2. Baste with safety pins (one in each corner) or with spray baste (faster and will likely hold everything together better; this is my preferred method).

3. Start practicing. Try a free motion design first, then add some lines. A little bit of free motion quilting can go a long way. I challenge you to only use your free motion foot here, even for the lines. It’s faster!

Free Motion Designs with Straight Lines To Try:

Swirls: Start by making swirls in the middle of the quilt sandwich, then add lines around it. You can “follow” or glide along the edges of the swirls as you make each line so that the thread blends in. This takes some practice but the effect is worth the effort.

Here’s a great video tutorial from Angela Walters on how to create swirls (even though she’s using a longarm machine, you still learn the process).

Pebbles: For this one, I tried changing up the direction of the lines. Imagine the lines radiating out to all directions of a quilt! So unique!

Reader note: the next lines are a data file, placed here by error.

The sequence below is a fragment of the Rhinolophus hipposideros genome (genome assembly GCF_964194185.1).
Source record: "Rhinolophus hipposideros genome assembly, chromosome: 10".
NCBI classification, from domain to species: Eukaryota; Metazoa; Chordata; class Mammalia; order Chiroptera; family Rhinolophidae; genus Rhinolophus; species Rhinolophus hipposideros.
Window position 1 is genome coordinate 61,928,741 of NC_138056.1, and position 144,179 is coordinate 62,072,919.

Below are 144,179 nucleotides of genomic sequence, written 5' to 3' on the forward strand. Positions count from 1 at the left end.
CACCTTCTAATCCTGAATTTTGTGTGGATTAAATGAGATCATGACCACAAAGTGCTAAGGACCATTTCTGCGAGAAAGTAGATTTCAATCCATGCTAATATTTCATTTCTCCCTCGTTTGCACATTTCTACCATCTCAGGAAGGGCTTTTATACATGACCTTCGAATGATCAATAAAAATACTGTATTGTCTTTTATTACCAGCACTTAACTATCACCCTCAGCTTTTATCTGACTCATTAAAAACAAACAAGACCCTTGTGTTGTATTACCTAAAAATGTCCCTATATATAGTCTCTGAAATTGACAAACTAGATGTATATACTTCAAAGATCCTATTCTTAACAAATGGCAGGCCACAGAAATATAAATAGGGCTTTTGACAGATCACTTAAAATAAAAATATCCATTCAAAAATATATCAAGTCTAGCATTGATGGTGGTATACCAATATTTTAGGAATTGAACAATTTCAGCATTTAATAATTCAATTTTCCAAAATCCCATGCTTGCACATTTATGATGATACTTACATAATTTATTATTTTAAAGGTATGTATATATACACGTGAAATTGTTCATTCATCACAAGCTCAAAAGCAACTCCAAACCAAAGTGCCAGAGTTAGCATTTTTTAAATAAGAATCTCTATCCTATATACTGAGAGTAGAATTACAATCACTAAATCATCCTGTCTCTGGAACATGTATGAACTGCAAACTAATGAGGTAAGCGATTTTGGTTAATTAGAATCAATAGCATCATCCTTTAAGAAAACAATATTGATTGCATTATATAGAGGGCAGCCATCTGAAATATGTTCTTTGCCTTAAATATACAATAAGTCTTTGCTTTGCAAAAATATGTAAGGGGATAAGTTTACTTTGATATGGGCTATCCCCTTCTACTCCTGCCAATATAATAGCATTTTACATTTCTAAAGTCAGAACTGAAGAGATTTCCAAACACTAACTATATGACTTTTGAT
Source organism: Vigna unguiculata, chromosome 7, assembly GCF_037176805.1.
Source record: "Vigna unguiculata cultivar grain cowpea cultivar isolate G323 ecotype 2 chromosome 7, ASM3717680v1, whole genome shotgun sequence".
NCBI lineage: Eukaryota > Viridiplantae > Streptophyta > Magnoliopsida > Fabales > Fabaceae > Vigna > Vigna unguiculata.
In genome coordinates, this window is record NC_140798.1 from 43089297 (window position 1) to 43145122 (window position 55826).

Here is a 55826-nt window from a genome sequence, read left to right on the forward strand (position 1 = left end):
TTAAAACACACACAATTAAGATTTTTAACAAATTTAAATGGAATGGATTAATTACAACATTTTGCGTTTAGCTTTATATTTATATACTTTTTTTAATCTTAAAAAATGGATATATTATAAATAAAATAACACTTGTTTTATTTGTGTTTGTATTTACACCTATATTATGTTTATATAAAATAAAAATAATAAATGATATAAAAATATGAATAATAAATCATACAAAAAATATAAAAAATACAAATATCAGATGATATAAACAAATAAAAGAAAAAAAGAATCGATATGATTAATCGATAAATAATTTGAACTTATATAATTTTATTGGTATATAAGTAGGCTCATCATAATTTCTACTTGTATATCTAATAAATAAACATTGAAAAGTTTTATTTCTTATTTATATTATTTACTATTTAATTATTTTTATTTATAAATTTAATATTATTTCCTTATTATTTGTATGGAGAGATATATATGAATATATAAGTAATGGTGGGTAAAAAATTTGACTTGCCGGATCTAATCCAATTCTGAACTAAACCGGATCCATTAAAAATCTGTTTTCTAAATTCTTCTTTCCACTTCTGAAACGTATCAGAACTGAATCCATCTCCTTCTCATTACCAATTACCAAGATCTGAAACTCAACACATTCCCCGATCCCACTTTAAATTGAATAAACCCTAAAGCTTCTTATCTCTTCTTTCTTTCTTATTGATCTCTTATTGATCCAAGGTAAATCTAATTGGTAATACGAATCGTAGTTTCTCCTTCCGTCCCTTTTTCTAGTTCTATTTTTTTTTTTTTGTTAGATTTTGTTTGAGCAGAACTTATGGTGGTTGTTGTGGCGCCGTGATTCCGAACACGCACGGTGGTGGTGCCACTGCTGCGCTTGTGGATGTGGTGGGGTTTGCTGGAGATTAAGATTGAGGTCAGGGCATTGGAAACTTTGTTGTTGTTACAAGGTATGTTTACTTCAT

Lori Kennedy teaches you how to pebble here.

Boxes: Drawing boxes inside of boxes; this is inspired by Angela Walters’ design, “Geometric Allover” in her book, Free Motion Quilting with Angela Walters.

Here’s how I added the lines to this one. I started on the bottom, stopped, and continued on the next side.

*Remember, your quilted lines can be as close or as far apart as you wish. They could be the same distance or they could be spaced at random. The choice is yours!

Tips for Free Motion Quilting:

1. If you can draw it, you can quilt it. I’m a firm believer in this. If you aren’t “good” at drawing, it’s a good idea to practice that before you start drawing with the needle. (No blood hopefully, just thread. Haha.)

2. Start with a full bobbin. Free motion quilting uses thread like you wouldn’t believe!